Part one of this interview is here
Your play “Distortion” looks at, amongst other issues, the political situation in Northern Ireland. What were the reasons you wrote the play and what were the underlying issues you wanted to address?
We all have politicians we admire and those we love to lambast and NI has an unusually high proportion of the latter. I often feel impotent about how we let politicians off the hook when they don’t stick to their promises or act as if they’re just out for themselves. We voted them in, and so you’d think it would be easy enough to vote them out. Not quite. I decided to create fictional characters to see if they could do a better job. I also wanted to be contentious and provocative and to do that I created two brand new political parties, one which supported an extremely homophobic hypocrite and another fronted by savvy spouses who might be a breath of fresh air.
How did you develop the characters for this particular piece of work?
I was intrigued by the prospect of writing meaty female characters who hopefully are allowed to be human and flawed and not punished for it. I get fed up with male characters praised for being maverick rule breakers and who end up swanning off into their victorious sunset. I don’t see enough of this in female characterisation so I did a lot of overwriting and letting my imagination run riot, testing how far these women would go to achieve their ambitions. I then went off and worked on other projects before coming back and assessing what I’d written. There was a lot I edited out, a lot of rewriting to purge the outlandish stuff, and then standing back and sizing these guys up and down. Do I believe them? Are they real, credible? When they’re arguing in my head I know I’m in the zone so I write free hand. I’ll step back again for a while and then get to my laptop and edit as I go. There are lots of writers who say you don’t need backstories but I like to have them. I know what music my characters listen to; I know what they like to drink. You don’t need to know that unless it’s an important point. For example, Heather Quinn in Distortion swears like a trooper, which is deliberately remarked on during the play because it’s an important plot point.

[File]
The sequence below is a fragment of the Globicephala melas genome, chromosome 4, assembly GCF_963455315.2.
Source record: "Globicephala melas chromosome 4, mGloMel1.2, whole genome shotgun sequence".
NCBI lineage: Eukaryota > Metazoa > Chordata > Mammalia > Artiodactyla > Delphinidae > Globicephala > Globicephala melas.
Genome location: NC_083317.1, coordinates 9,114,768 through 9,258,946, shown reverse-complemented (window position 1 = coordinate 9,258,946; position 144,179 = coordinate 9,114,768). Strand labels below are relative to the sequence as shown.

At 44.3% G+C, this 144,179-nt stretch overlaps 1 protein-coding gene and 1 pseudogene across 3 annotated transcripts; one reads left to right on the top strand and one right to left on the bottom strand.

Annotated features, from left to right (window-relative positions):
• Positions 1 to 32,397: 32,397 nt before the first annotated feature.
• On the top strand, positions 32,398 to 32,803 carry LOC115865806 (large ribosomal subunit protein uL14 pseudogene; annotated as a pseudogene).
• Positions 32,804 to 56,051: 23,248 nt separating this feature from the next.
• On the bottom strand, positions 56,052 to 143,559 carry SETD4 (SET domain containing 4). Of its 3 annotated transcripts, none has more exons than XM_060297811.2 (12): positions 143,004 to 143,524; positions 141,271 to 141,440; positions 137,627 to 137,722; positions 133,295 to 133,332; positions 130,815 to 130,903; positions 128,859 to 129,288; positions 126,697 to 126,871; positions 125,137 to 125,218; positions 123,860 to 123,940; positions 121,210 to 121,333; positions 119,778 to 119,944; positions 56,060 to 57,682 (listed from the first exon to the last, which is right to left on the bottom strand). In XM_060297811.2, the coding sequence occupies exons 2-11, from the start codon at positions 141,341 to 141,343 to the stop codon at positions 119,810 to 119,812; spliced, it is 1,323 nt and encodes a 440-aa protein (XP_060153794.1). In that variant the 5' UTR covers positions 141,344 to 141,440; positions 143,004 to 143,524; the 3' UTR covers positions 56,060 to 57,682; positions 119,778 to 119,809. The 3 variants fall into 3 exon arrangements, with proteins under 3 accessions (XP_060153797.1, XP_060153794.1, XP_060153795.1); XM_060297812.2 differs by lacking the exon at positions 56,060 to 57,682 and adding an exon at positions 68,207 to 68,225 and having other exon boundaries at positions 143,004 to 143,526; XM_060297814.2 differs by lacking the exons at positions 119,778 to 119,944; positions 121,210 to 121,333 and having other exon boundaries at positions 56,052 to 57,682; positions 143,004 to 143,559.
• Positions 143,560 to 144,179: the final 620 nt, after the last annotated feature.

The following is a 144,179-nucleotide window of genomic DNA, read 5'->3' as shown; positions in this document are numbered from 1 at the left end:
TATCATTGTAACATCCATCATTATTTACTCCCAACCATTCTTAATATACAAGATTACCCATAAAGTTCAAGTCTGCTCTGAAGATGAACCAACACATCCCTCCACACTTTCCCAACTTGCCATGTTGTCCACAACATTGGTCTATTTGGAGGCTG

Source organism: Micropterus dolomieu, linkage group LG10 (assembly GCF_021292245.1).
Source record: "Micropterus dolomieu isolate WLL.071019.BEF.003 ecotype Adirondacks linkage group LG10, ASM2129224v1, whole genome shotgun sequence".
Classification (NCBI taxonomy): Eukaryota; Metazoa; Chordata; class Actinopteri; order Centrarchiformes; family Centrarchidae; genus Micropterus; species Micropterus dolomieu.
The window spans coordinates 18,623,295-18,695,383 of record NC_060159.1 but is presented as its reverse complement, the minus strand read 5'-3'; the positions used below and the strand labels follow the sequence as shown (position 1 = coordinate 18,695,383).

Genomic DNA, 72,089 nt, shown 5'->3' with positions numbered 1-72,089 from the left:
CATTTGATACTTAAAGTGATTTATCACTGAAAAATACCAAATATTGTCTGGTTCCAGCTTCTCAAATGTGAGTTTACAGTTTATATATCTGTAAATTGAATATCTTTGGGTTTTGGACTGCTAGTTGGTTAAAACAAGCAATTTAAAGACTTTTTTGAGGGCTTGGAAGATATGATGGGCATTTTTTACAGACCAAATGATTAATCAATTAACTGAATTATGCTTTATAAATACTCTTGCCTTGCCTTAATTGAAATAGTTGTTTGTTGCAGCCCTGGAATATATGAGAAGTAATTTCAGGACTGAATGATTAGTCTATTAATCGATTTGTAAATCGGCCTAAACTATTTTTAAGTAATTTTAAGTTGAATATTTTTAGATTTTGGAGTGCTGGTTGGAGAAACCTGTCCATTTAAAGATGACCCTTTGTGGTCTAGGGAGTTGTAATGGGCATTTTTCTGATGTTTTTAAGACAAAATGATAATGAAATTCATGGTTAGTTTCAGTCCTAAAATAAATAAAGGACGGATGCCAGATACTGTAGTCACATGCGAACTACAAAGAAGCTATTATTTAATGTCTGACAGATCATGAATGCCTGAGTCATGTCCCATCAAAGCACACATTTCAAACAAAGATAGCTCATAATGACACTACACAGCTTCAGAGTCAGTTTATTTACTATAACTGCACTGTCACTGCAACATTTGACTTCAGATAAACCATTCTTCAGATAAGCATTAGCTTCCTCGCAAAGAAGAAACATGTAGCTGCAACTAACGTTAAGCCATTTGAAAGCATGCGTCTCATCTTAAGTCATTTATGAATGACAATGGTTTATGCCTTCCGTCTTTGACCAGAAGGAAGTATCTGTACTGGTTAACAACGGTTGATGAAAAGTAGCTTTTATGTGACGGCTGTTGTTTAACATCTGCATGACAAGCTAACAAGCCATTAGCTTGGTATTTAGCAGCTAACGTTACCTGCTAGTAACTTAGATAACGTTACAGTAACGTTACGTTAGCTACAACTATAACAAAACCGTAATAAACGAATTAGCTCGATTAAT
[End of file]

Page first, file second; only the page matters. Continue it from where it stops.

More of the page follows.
Distortion is presented as a piece of filmed theatre. Was that always the intention or did the pandemic dictate what was possible with regards the presentation of the play?
It was written to be performed live on stage and that’s my ultimate ambition for Distortion. When I first met Rhiann and she was so enthusiastic about the play, it was a huge confidence booster for me because of her brilliant reputation. But of course I came down to earth with a bump because there was no funding. I’d met with Simon Magill at The MAC just before Covid hit and he really liked it but of course all our lives were knocked sideways. It was in the thick of lockdown, halfway through 2020 that I suggested to Rhiann that we approach The MAC again but with a different take on how we could make the play work, how we could Covid-proof it. That was the beginning of the journey that led to the hybrid production, where we rehearsed like a theatre piece but shot it scene by scene like a film. Working with Rhiann, watching how she directed the actors for stage and screen and then being a part of the filmed process was an amazing time not only for me but for so many talented creatives who were a part of a play that became a film of a play.
What are you working on now?
I’m in pre-production with Egg, a cinematic Virtual Reality short film I wrote that’s being produced by myself and VR experts RETìníZE, with R&D funding from Future Screens NI and ACNI. I’m also working with Rhiann again on This Sh*t Happens All The Time, a monologue play about toxic relationships, coercive control, misogyny and homophobia. It premieres at The Lyric this March as part of the Imagine!Belfast Festival. After that, I’m on the lookout for my next gig!
Amanda Verlaque’s play “Distortion” will be screened at The MAC in January – themaclive.com/event/distortion-screening